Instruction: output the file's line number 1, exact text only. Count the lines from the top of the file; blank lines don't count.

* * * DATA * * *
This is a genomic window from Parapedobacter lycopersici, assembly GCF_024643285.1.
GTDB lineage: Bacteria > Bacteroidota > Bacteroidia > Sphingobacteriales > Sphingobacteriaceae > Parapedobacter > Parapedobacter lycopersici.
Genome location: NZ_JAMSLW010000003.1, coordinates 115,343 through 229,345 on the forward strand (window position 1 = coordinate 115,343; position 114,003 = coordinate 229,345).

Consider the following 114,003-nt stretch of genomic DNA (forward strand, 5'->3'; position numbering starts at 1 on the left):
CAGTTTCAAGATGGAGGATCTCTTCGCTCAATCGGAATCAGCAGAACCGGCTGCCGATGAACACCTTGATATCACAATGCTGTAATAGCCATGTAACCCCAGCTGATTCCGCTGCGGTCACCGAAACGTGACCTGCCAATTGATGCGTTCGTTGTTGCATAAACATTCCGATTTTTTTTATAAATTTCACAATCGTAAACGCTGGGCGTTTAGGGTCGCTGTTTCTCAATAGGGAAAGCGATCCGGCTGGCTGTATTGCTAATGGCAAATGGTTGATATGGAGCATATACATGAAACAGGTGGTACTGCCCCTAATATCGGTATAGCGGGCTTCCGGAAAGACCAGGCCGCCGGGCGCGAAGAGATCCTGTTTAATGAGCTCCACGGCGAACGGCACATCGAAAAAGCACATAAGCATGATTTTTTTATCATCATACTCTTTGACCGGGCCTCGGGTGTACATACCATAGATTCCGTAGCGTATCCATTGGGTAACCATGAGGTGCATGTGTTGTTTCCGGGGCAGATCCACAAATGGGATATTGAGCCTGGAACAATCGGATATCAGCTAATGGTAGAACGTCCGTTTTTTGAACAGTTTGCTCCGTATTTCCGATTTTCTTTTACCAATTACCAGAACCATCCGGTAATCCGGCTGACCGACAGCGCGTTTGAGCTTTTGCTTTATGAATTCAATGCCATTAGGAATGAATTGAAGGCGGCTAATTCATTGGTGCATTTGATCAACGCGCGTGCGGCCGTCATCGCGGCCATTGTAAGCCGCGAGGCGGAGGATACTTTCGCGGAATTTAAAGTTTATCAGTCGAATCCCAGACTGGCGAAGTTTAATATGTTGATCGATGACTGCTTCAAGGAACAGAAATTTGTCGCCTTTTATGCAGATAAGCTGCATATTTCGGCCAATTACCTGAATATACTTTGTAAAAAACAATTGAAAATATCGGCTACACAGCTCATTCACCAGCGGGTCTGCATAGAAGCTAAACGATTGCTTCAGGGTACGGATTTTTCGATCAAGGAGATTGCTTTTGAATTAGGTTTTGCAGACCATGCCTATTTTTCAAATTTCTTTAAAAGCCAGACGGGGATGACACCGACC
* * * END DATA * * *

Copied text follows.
This is a genomic window from Parapedobacter lycopersici, assembly GCF_024643285.1.